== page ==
5 thoughts on “Europeana releases 20 million records into the public domain using CC0”

  1. Congratulations to those involved in Europeana for publishing metadata “without any restrictions on re-use”, and to CC for developing the enabling tool: the Public Domain Mark (with the wonderful objective of promoting a “vibrant, healthy public domain”).

    I hope that Neelie Kroes will now move the focus of her attention from Europe’s rich cultural heritage to the present and to the future. A good next step would be initiatives to cajole Europe’s public service broadcasters into publishing metadata (including programme listings and data on content that they make available online) “without any restrictions on re-use”. European citizens pay for public service broadcasting, but do not have open access and unrestricted re-use rights to the metadata needed to discover, share and add value to the cultural goods that are produced on their behalf.

    Good luck Neelie and CC.

    – Colin Moorcraft

  2. Now, per the Europeana Terms of Use , “all metadata (textual information on digitised cultural heritage) on the site are published without any restrictions on re-use.” The public domain data can be useful for cultural institutions, researchers, and application developers.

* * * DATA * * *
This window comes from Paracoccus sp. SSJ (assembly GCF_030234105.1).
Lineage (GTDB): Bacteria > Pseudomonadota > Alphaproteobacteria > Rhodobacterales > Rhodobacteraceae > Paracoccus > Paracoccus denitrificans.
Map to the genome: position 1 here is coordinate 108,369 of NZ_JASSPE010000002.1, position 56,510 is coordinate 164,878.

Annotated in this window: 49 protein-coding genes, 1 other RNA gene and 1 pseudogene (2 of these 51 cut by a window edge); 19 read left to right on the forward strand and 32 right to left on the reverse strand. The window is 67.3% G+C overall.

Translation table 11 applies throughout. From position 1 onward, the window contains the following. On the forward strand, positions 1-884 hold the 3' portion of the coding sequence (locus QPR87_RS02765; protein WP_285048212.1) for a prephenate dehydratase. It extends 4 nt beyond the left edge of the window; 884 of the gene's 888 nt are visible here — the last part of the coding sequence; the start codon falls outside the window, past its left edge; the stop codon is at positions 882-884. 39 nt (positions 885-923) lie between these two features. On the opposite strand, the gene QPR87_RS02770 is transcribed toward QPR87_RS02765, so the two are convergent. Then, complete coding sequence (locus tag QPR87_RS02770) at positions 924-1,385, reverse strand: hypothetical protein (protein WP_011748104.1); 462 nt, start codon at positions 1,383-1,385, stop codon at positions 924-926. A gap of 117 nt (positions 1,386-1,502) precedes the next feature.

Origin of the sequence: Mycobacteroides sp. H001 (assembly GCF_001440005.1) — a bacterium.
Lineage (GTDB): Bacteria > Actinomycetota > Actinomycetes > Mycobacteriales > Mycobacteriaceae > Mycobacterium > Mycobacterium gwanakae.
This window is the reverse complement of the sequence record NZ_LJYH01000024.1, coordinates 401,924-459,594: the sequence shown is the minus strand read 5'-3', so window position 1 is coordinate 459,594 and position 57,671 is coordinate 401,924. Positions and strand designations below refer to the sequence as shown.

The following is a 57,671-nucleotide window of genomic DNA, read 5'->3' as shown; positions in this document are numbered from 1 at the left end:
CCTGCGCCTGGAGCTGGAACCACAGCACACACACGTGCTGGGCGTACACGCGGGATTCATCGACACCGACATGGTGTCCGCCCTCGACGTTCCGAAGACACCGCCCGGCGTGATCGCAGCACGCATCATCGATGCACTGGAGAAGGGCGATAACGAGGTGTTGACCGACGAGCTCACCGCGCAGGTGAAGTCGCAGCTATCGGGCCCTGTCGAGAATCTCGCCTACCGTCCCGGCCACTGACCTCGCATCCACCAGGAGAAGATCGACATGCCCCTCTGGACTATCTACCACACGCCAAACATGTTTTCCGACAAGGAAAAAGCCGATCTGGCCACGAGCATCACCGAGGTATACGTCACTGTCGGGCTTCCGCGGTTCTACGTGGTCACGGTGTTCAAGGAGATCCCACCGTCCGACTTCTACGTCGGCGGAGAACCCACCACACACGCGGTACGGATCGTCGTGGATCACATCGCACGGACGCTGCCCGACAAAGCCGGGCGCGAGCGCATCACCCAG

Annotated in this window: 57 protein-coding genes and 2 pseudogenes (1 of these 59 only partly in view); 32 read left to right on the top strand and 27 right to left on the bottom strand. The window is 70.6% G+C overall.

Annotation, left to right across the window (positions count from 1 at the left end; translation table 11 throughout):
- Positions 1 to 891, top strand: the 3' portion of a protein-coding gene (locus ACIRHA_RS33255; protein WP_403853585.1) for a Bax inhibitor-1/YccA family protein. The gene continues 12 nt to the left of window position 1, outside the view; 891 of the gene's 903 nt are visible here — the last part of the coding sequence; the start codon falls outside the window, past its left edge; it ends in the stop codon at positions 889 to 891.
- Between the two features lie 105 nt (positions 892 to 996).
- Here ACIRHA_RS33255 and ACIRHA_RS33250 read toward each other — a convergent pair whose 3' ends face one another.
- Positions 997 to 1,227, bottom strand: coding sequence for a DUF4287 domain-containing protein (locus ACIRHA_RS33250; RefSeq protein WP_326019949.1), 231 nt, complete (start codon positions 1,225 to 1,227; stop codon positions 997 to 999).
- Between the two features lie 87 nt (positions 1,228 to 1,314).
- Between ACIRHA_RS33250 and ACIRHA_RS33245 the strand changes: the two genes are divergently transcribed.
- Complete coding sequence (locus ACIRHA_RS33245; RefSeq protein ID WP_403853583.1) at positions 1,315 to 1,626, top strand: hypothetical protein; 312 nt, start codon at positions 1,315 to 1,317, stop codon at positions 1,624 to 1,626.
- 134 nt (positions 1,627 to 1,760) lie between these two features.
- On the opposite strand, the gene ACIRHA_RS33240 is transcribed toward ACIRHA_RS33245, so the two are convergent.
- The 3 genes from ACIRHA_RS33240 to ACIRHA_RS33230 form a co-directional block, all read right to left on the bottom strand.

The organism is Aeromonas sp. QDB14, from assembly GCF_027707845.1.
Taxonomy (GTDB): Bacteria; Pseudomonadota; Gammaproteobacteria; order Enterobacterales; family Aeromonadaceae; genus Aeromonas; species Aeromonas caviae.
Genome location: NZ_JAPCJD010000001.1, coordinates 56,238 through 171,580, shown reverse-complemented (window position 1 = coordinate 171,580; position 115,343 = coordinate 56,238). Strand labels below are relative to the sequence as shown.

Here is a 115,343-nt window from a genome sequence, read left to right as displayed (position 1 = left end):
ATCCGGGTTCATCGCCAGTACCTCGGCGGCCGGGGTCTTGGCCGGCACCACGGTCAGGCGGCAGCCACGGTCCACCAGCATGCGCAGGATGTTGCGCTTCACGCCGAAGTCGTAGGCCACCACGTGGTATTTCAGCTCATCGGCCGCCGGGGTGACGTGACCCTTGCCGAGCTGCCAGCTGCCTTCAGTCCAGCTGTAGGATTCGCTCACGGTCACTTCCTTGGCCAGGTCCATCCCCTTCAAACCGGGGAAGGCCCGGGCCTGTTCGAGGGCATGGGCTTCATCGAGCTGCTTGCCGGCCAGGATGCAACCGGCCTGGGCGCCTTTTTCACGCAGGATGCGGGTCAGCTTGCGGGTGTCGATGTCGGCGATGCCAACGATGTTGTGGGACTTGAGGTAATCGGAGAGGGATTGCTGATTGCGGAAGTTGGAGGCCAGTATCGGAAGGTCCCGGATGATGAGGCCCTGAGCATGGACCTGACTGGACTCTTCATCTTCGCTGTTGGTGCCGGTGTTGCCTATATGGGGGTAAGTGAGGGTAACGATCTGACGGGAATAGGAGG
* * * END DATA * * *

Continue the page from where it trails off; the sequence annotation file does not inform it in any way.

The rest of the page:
Cool! That so many information can check.

  3. I don’t think it is true to speak of this release as “the largest one-time dedication of cultural data to the public domain using CC0”.

    In December 2011 the German Library Networks BVB and KOBV released 23 Million descriptions of bibliographic documents (as RDF and MARC/XML) under CC0, see http://openbiblio.net/2011/12/08/bvb-kobv-open-data/

    In January, at least the German Creative Commons blog wrote about it (http://de.creativecommons.org/2012/01/16/deutsche-bibliotheken-stellen-uber-23-millionen-metadatensatze-in-xml-unter-cczero/) but it obviously went unnoticed by the author of this post.

  4. Adrian,once people have access, there should be some really interesting things stemming from all this.Glad to hear other cultural organizations have done it!

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